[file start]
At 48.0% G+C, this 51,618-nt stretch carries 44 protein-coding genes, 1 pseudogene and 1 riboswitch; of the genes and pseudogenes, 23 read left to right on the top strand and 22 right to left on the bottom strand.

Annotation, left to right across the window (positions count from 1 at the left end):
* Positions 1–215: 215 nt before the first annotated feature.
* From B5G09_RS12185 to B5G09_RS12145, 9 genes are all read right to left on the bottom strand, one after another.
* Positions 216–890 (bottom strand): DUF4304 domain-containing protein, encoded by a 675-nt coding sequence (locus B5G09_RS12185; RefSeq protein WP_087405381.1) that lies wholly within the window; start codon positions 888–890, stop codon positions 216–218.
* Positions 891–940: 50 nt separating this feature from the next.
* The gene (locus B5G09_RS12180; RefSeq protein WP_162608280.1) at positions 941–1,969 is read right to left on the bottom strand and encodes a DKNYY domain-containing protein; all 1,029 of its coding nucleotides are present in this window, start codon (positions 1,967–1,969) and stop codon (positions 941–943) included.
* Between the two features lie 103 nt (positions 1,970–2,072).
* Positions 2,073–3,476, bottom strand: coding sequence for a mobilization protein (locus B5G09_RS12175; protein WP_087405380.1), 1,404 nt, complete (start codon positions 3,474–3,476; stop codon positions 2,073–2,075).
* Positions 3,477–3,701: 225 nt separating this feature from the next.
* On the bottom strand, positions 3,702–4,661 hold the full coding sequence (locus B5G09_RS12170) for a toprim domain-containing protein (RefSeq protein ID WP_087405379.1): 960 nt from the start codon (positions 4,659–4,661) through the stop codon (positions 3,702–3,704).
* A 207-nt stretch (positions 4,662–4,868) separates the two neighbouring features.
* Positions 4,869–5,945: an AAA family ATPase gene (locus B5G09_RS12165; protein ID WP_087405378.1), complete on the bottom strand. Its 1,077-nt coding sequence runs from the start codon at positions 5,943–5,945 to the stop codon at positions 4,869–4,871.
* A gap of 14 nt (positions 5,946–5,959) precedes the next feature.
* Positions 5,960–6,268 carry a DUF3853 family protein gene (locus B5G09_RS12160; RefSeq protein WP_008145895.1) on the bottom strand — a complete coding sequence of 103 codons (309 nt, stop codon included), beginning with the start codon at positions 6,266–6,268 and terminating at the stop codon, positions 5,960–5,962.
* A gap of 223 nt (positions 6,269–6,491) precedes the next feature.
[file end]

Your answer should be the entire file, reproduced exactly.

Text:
At 48.0% G+C, this 51,618-nt stretch carries 44 protein-coding genes, 1 pseudogene and 1 riboswitch; of the genes and pseudogenes, 23 read left to right on the top strand and 22 right to left on the bottom strand.

Annotation, left to right across the window (positions count from 1 at the left end):
* Positions 1–215: 215 nt before the first annotated feature.
* From B5G09_RS12185 to B5G09_RS12145, 9 genes are all read right to left on the bottom strand, one after another.
* Positions 216–890 (bottom strand): DUF4304 domain-containing protein, encoded by a 675-nt coding sequence (locus B5G09_RS12185; RefSeq protein WP_087405381.1) that lies wholly within the window; start codon positions 888–890, stop codon positions 216–218.
* Positions 891–940: 50 nt separating this feature from the next.
* The gene (locus B5G09_RS12180; RefSeq protein WP_162608280.1) at positions 941–1,969 is read right to left on the bottom strand and encodes a DKNYY domain-containing protein; all 1,029 of its coding nucleotides are present in this window, start codon (positions 1,967–1,969) and stop codon (positions 941–943) included.
* Between the two features lie 103 nt (positions 1,970–2,072).
* Positions 2,073–3,476, bottom strand: coding sequence for a mobilization protein (locus B5G09_RS12175; protein WP_087405380.1), 1,404 nt, complete (start codon positions 3,474–3,476; stop codon positions 2,073–2,075).
* Positions 3,477–3,701: 225 nt separating this feature from the next.
* On the bottom strand, positions 3,702–4,661 hold the full coding sequence (locus B5G09_RS12170) for a toprim domain-containing protein (RefSeq protein ID WP_087405379.1): 960 nt from the start codon (positions 4,659–4,661) through the stop codon (positions 3,702–3,704).
* A 207-nt stretch (positions 4,662–4,868) separates the two neighbouring features.
* Positions 4,869–5,945: an AAA family ATPase gene (locus B5G09_RS12165; protein ID WP_087405378.1), complete on the bottom strand. Its 1,077-nt coding sequence runs from the start codon at positions 5,943–5,945 to the stop codon at positions 4,869–4,871.
* A gap of 14 nt (positions 5,946–5,959) precedes the next feature.
* Positions 5,960–6,268 carry a DUF3853 family protein gene (locus B5G09_RS12160; RefSeq protein WP_008145895.1) on the bottom strand — a complete coding sequence of 103 codons (309 nt, stop codon included), beginning with the start codon at positions 6,266–6,268 and terminating at the stop codon, positions 5,960–5,962.
* A gap of 223 nt (positions 6,269–6,491) precedes the next feature.